As spring approaches you may notice some birds returning to your neighborhood. These animals may be returning to their home from migration. For some people the return of birds signifies the return of spring, but it is not just birds that migrate. There are migratory mammals, fish, reptiles, amphibians and insects!
Migration is when animals will move from one place to another in response to weather, food supplies, day length or other factors. In most cases, but not always, animals will return to their original location when the weather warms or food becomes available. The triggers of migration are not completely understood so scientists are still studying why migration occurs when it does.
Scientists use many methods to study migration to better understand why it occurs and what paths the animals take. Techniques may include banding, satellite tracking or radio tracking. But there are more! Banding is when a scientist will catch a bird, identify it with a band around its leg and will release the bird. Satellite tracking works by satellites in a network picking up electronic signals from a transmitter on the animal. All the signals help identify where the animal is and the route they are taking. Radio tracking involves two devices. A transmitter on the animal sends out a signal, like a radio station. A receiver picks up the signal to find the animal, like your radio at home would pick up a radio station.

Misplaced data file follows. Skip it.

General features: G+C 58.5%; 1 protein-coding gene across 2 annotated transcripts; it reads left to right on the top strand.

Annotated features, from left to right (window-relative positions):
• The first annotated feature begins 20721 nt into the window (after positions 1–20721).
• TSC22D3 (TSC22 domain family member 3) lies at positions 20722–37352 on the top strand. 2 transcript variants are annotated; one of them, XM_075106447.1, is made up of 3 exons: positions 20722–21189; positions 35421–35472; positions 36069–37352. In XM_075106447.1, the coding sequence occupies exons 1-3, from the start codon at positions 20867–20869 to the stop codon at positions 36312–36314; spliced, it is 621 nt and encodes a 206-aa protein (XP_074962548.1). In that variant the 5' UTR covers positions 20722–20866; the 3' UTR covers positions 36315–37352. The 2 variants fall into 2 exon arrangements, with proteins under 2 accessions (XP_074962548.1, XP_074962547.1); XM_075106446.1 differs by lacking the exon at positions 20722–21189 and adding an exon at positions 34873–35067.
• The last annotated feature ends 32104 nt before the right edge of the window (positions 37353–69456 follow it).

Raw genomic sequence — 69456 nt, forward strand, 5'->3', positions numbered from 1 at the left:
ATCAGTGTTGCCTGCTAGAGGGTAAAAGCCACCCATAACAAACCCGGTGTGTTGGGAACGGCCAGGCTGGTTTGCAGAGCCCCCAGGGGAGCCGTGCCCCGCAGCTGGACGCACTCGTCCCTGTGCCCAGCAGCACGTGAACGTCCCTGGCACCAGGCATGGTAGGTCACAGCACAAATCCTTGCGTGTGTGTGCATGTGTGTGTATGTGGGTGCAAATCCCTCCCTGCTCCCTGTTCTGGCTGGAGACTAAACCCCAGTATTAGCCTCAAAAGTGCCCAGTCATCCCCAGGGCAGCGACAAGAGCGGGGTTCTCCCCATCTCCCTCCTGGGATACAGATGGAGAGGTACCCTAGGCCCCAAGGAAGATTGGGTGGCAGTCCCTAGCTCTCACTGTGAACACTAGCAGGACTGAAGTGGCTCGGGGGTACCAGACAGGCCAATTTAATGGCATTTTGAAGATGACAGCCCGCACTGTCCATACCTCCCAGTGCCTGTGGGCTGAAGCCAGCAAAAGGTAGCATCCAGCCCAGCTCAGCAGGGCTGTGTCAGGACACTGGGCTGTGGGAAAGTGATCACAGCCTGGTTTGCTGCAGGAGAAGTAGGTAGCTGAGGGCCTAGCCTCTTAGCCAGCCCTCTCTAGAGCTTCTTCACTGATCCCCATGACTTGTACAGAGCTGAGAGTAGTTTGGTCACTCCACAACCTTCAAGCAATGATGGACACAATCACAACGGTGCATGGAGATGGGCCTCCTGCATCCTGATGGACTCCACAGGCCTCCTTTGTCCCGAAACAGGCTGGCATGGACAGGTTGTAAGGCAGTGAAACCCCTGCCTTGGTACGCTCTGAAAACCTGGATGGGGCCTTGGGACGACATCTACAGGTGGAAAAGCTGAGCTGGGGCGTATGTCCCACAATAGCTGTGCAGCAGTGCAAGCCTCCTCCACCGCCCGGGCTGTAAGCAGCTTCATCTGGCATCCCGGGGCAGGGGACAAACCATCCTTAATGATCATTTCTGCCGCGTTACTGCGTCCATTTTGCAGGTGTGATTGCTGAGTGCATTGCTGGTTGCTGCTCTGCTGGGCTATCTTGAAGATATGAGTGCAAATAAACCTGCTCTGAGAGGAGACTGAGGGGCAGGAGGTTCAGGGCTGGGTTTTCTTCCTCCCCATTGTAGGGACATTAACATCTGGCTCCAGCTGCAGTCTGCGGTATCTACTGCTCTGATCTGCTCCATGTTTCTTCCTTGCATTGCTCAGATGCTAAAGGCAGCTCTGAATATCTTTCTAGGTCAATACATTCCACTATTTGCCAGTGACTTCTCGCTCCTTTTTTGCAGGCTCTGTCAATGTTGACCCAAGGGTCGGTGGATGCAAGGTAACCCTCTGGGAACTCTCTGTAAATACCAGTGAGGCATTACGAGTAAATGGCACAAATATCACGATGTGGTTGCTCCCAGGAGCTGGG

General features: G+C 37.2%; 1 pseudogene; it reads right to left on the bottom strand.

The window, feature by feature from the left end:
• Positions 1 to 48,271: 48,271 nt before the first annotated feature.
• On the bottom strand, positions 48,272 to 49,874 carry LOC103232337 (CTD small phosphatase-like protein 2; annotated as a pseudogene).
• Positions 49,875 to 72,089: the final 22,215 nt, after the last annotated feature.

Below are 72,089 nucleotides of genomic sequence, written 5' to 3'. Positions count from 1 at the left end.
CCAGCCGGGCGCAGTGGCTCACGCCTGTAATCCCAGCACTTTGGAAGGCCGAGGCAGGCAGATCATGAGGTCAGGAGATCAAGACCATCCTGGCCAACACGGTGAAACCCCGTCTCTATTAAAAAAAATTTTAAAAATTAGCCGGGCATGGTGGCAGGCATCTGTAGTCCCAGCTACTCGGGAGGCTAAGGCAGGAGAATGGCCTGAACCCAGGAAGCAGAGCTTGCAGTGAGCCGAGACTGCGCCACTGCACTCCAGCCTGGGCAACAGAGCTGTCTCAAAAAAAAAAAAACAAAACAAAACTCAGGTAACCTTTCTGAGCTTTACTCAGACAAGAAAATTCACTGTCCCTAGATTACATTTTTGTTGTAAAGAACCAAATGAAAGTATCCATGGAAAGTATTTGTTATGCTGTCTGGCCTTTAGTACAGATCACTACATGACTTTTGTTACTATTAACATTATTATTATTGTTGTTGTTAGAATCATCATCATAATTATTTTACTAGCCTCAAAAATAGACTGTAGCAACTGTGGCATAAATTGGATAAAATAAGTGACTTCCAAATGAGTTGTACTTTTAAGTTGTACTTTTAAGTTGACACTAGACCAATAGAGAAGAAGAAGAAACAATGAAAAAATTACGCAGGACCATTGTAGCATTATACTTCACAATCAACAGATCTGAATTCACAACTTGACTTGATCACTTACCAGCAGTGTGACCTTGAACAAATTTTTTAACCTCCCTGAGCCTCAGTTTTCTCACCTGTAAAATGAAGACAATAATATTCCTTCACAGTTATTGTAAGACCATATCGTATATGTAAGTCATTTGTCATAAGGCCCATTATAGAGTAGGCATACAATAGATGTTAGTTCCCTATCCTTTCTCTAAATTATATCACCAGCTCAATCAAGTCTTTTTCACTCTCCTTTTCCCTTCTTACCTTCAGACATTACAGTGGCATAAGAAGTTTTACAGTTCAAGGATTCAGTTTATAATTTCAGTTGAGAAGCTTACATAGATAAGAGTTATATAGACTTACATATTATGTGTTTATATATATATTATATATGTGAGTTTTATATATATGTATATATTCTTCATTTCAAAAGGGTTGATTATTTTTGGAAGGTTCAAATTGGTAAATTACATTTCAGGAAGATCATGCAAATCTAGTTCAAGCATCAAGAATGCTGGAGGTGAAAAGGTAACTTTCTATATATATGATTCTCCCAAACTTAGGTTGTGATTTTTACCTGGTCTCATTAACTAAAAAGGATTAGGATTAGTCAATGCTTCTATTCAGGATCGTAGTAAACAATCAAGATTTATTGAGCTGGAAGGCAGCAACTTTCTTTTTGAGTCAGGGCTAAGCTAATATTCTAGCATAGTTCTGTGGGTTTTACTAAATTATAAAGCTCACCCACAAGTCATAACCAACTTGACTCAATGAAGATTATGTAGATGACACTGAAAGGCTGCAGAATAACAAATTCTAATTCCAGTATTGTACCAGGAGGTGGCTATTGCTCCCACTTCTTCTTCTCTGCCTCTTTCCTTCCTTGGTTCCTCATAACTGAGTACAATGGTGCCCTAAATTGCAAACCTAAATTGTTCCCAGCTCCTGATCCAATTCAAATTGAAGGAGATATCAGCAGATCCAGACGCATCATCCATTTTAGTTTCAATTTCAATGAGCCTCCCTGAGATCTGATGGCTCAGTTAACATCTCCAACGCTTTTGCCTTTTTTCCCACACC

Animals travel long distances, short distances, or move nomadically. This means they can wander from place to place in search of food or other resources. Examples include zebras, wildebeests and bison. They may end up where they started or in a completely different location with the change of season. Migration will test an animal’s mental and physical strength. Apart from the physical effort of moving, animals can also experience a lack of food, bad weather and can be exposed to predation. To avoid these dangers animals may travel in groups. For example, Canada geese will travel in a large flock in “V” shaped groups.
Birds are most commonly associated with migration. Some species have yearly, large-scale movement between breeding homes in summer and their nonbreeding grounds in winter. More than half of North American breeding bird species are migratory. Birds migrate from areas of low or decreasing resources to areas of high or increasing resources. The most important resources for birds are food and nesting locations.
Other animals migrate too! Mammals such as caribou, bats, elk and whales travel to find food in winter or warmer water. Fish also migrate, swimming south or moving into deeper, warmer water. Some insects migrate by either moving further into the soil or longer distances. For example, Monarch butterflies migrate as far south as Mexico in winter and will spend summer in the Northern United States or Canada. Earthworms migrate downwards into the soil, some travelling 6 feet under ground!
So as the weather warms up, keep your eyes open for new visitors to your backyard!
Text and photo by Holly Webb, 2/19/16